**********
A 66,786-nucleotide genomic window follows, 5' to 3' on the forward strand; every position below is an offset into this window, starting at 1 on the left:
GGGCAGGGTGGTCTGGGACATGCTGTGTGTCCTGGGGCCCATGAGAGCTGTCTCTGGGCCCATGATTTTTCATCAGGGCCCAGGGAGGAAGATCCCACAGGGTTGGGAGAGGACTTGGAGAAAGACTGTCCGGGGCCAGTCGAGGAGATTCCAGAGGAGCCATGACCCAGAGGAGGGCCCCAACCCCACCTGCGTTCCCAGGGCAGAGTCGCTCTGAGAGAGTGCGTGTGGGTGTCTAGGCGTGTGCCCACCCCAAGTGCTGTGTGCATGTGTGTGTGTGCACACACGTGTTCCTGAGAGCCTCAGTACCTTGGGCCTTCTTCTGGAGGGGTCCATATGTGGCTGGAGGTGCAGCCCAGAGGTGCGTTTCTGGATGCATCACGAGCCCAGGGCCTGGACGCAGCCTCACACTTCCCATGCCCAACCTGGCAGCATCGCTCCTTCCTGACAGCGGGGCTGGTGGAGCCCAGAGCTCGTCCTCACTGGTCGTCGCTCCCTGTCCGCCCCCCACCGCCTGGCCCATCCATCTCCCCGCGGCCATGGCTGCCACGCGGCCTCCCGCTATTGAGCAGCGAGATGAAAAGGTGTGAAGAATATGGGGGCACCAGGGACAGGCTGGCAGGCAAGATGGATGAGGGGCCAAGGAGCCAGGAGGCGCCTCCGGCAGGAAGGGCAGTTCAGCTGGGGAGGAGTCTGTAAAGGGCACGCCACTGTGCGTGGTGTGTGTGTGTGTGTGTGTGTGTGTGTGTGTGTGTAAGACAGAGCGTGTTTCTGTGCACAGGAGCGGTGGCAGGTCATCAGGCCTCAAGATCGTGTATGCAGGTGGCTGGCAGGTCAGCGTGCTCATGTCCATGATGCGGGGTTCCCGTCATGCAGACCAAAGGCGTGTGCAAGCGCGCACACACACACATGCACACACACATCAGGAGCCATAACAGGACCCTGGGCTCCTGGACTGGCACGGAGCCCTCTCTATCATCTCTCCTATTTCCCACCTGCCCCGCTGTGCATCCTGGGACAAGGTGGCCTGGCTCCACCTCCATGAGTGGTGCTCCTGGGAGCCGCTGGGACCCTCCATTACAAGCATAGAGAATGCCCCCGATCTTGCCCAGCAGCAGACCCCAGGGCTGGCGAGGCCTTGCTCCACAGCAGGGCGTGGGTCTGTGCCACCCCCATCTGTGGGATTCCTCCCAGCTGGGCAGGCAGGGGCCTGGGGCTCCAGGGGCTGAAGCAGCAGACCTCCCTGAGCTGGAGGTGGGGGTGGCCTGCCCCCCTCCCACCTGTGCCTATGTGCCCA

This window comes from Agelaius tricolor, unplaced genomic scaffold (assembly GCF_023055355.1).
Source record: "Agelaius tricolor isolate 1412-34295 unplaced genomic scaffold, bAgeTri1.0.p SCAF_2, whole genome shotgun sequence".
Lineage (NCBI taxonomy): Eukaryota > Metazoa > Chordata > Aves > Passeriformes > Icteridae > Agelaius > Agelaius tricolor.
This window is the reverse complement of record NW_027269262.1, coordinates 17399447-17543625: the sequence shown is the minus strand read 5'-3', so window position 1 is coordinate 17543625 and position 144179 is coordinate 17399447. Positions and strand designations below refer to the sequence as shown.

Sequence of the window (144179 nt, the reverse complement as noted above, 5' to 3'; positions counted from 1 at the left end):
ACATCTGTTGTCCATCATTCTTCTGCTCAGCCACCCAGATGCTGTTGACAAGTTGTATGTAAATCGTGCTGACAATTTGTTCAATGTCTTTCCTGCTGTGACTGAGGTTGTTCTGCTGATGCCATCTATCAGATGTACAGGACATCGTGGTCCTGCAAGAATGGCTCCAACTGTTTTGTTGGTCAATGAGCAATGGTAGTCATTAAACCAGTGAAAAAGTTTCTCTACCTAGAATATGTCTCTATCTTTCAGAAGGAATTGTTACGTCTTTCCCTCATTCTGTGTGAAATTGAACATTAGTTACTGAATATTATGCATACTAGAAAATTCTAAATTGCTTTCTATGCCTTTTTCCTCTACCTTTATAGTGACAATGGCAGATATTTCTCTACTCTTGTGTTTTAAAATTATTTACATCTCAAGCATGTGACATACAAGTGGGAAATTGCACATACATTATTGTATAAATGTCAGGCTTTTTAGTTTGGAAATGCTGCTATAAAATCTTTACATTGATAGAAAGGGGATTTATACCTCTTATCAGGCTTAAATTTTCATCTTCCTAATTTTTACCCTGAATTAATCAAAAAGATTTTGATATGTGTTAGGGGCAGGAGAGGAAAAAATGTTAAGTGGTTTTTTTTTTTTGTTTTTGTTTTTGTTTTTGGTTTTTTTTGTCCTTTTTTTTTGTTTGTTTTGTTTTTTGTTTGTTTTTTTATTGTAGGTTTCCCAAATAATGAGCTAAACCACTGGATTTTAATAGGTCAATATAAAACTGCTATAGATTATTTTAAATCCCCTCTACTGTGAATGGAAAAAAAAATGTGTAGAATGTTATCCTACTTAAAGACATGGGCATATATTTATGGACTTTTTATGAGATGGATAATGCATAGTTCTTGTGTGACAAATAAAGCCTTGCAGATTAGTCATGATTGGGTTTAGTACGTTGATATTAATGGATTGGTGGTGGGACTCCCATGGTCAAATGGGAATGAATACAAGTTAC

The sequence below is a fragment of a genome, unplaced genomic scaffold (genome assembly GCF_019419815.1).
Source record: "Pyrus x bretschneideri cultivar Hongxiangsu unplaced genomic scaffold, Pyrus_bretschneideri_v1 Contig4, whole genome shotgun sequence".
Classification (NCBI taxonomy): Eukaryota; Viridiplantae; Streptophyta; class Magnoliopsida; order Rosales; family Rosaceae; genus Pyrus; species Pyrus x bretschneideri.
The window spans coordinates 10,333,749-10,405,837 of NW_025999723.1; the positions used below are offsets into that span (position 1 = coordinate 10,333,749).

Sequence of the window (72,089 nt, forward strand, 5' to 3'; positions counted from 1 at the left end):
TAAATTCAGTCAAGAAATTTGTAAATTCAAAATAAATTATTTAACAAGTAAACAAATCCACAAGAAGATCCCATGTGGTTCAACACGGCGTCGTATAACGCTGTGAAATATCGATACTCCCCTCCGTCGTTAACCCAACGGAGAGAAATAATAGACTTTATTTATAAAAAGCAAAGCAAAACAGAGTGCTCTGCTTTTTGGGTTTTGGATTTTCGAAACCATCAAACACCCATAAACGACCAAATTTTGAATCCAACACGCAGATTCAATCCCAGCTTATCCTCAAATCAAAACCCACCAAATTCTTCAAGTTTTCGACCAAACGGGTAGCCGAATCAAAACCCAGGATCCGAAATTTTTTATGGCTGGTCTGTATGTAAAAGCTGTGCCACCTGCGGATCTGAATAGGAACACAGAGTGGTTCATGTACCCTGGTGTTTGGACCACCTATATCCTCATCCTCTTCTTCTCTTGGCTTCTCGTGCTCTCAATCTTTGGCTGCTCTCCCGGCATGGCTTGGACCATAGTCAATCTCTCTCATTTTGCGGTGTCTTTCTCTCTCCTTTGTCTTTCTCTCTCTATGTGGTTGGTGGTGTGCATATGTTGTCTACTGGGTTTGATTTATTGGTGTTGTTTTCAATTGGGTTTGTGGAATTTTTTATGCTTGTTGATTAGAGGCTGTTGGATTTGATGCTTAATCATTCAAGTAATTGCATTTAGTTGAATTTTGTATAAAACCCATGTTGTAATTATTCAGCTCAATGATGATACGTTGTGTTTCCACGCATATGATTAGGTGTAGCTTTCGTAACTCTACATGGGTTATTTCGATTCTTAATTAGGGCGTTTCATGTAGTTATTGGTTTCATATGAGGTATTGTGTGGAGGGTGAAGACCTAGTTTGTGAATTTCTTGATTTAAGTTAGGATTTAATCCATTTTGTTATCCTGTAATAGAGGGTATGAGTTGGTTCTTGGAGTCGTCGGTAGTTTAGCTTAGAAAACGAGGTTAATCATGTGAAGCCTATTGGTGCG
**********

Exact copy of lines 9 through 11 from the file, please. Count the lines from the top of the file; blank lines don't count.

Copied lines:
The sequence below is a fragment of a genome, unplaced genomic scaffold (genome assembly GCF_019419815.1).
Source record: "Pyrus x bretschneideri cultivar Hongxiangsu unplaced genomic scaffold, Pyrus_bretschneideri_v1 Contig4, whole genome shotgun sequence".
Classification (NCBI taxonomy): Eukaryota; Viridiplantae; Streptophyta; class Magnoliopsida; order Rosales; family Rosaceae; genus Pyrus; species Pyrus x bretschneideri.